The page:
Beware of your fridge, pantry and couch during the coronavirus pandemic.
Being cooped up at home with easy access to food can lead to overeating. Couple that with routine housekeeping, working from home, homeschooling your kids and tending to loved ones, and it\’s a sure-fire recipe for weight gain, experts at the University of Georgia in Athens warn.
\”These tasks have been added to our many other responsibilities,\” said Emma Laing, director of dietetics in the College of Family and Consumer Sciences. \”So if something has to give as we strive to find our new normal, routines surrounding eating and physical activity might go out the window.\”
To stay on track, get up off the couch. Try to set times during the day for physical activity you enjoy, and to eat regular meals and snacks that provide adequate energy and hydration.
\”In creating this schedule, do so while maintaining flexibility,\” Laing said. \”It\’s important to trust our bodies\’ cues for hunger, so listen to those first.\”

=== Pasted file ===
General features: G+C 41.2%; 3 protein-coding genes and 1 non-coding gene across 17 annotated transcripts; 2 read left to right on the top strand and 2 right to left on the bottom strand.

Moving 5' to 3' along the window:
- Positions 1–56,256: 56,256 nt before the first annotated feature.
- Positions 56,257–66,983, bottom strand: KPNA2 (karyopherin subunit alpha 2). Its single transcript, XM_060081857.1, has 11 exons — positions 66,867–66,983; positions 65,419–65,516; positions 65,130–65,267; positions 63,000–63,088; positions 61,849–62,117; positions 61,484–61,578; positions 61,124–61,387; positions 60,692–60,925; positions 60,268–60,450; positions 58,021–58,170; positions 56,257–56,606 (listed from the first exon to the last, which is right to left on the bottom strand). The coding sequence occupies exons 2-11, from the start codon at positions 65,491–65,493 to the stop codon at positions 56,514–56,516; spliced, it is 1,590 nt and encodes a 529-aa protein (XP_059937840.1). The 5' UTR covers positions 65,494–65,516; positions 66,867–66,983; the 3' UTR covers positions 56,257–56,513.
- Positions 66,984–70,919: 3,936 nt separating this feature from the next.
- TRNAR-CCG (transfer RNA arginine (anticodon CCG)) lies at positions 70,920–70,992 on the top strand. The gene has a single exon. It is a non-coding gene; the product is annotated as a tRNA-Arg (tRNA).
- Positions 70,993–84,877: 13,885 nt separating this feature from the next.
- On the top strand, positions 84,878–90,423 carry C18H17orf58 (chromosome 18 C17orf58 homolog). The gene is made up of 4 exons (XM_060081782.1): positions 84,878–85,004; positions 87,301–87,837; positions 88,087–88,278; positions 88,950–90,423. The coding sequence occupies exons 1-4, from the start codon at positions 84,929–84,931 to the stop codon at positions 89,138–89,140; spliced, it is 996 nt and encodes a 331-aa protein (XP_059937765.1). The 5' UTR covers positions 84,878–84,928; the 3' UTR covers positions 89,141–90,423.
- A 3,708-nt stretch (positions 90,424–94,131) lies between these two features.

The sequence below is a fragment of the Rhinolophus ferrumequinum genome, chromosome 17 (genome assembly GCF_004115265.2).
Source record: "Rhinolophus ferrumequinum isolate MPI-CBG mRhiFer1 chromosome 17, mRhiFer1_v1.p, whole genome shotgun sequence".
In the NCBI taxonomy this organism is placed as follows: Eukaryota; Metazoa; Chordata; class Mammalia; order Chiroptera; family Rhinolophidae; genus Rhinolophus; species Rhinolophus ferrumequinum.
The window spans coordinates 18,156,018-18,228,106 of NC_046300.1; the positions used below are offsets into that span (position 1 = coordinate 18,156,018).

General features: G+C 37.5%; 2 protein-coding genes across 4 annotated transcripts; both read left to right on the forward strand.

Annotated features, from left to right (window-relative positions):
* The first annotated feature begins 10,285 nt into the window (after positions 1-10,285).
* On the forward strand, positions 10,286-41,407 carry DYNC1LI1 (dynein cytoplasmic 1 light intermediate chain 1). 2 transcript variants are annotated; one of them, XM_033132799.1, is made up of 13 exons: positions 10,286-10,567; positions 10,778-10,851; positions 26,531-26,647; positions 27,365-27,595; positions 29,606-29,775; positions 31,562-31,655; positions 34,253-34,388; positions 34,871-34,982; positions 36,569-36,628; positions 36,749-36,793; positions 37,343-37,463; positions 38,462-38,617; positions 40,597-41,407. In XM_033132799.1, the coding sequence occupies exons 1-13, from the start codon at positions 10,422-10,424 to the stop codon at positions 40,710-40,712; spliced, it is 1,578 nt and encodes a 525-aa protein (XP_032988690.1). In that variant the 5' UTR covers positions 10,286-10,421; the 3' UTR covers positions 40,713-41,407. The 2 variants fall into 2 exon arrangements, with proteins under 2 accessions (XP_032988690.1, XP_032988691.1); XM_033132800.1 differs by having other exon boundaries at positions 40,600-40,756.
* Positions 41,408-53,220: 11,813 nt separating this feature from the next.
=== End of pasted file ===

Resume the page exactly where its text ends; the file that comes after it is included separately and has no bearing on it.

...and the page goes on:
Try to avoid mindless snacking.
Social distancing during the coronavirus pandemic doesn\’t mean you have to stop exercising. In fact, physical activity is a crucial stress management strategy.
Ali Berg, a Cooperative Extension nutrition and health specialist, pointed out that \”physical activity is good for maintaining immunity, in addition to adequate nutrition. Being active is also good for mental health.\”
Even though gyms and yoga studios are closed, you can find other ways to be active, said Tracey Brigman, a clinical assistant professor.
\”I start each day with a 2-mile walk,\” said Brigman. \”Anytime I cook, I dance (and embarrass my kids). Music also lifts my spirits so I don\’t stress eat. If I have down time waiting for a timer, I jog around the rooms in my house while I wait.\”
Other simple ways to stay active include playing with your pets, finding workouts online or through free apps, playing games with the family — and even cleaning the house.